The news that New York's Bowery Savings Bank was changing its name to Home Savings of America for the sake of uniformity with its parent company signified the end of an era.

The Bowery, of course, is New York's traditional skid row, historic home of the Bowery bum.

It wasn't always so. In 1834, when the thrift was founded, the street was a fashionable shopping boulevard.

The decline came later, but the thrift still carried the name proudly, just as others still struct such unusual names as Emigrant, Dime, and Boston Five Cents.

What did these names signify?

Dime -- almost anyone could save that much, and it was enough to open an account. Emigrant -- for the newly arrived, at the bottom of the economic ladder.

Notice, these are not banks. You have never heard of a Paupers Trust Co., a Five-and-Ten National Bank, an Indigents State Bank.

Founded to Do Good

Bowery, Emigrant, Dime, and the like were not founded to make money; they were self-perpetuating mutual organizations formed to help the poor. The directors were the same public-spirited citizens who set up charity hospitals and other nonprofit ventures for the public good.

The mutual savings institutions did their job well. They encouraged school kids to save, provided home mortgages, and were pillars of their communities. Their big, solid offices testified to trustworthiness.

But this type of institution is disappearing fast from the American landscape, just as the names like Bowery are being retired.

What happened?

Of course the first thing was that the commercial banks woke up to the fact that there are good profits to be made by serving the consumer.

Gone are the days when a commercial bank would routinely send a potential mortgage borrower to the savings institution across the street -- and would not seven offer consumer loans.

Commercial banks started offering the same services as thrifts -- and were providing much more, to boot. For the thrifts, the choice was to change or to atrophy.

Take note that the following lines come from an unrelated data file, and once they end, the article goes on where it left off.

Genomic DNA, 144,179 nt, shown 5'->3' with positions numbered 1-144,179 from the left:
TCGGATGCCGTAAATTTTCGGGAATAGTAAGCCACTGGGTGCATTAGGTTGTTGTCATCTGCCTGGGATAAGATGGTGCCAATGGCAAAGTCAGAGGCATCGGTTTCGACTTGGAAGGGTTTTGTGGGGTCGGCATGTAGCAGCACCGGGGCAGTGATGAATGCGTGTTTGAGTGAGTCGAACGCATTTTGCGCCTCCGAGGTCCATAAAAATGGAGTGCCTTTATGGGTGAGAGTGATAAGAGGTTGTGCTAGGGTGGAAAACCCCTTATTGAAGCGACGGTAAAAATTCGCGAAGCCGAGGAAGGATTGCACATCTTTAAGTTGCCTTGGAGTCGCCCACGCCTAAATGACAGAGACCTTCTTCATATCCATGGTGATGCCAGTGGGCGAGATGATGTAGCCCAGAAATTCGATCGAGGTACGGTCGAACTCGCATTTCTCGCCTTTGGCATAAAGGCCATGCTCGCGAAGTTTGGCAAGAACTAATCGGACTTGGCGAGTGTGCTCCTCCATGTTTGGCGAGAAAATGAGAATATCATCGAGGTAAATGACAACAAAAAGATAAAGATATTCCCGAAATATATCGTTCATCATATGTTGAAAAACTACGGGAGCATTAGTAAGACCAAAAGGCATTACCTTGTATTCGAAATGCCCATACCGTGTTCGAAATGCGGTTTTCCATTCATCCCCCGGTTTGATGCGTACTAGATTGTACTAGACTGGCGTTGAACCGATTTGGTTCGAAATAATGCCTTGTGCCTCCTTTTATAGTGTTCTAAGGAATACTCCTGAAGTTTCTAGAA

Grass Seemed Greener

Equally important was the great wave of conversions, when mutual savings institutions switched to stock form.

What caused this? In some cases it was because the thrifts needed new capital and this was the only way to raise it.

But in far more cases, thrift executives fell victim to the investment banker's siren song "convert and grow rich." They saw stock companies offering profitable employee stock options and giving savers a chance for capital appreciation through investment in the institution's new stock.

The grass just seemed greener on the other side.

These programs were great -- when they worked. But sometimes, when the stock collapsed, the bank's officers and customers suffered dearly.

Furthermore, a stock price collapse would quickly tarnish an image of dependability built up, in some cases, for well over a hundred years. And dependability was the thrift's great attraction.

So a tradition dating back to the mid-1800s has died. Most thrifts today are indistinguishable from small commercial banks, with the same strengths and weaknesses, the same diversified products and opportunities for loss as well as profit.

The Personal Touch

A few traditional thrifts are left. But most are gone. And with them have gone the unhurried platform people -- usually underpaid -- who had time to handle the smallest problem of a disparity in the passbook.

These were people who would visit local schools and persuade children that saving is a patriotic obligation, like saluting the flag or singing the national anthem.

Sure, in many ways the change has been for the better. The new, more aggressive savings institution pays higher rates and offers far more services than the traditional one did. And the new thrift gives its employees opportunities to move up and take on new challenges. (At the traditional thrift, the CEO made all the decisions; everyone else was a bit player.)

But a part of the banking scene with a personal touch has pretty much been lost. It has gone the way of the local grocer and the doctor who made house calls.

True, shopping around is cheaper than getting all your groceries from a mom-and-pop store. And today we would hesitate to put money in traditional savings banks; they often felt it was enough to pay a low, safe return and let you bank in a beautiful domed, heated lobby.

Still, we can miss the old tradition.

Mr. Nadler is a contributing editor of the American Banker and professor of finance at the Rutgers University Graduate School of Management.

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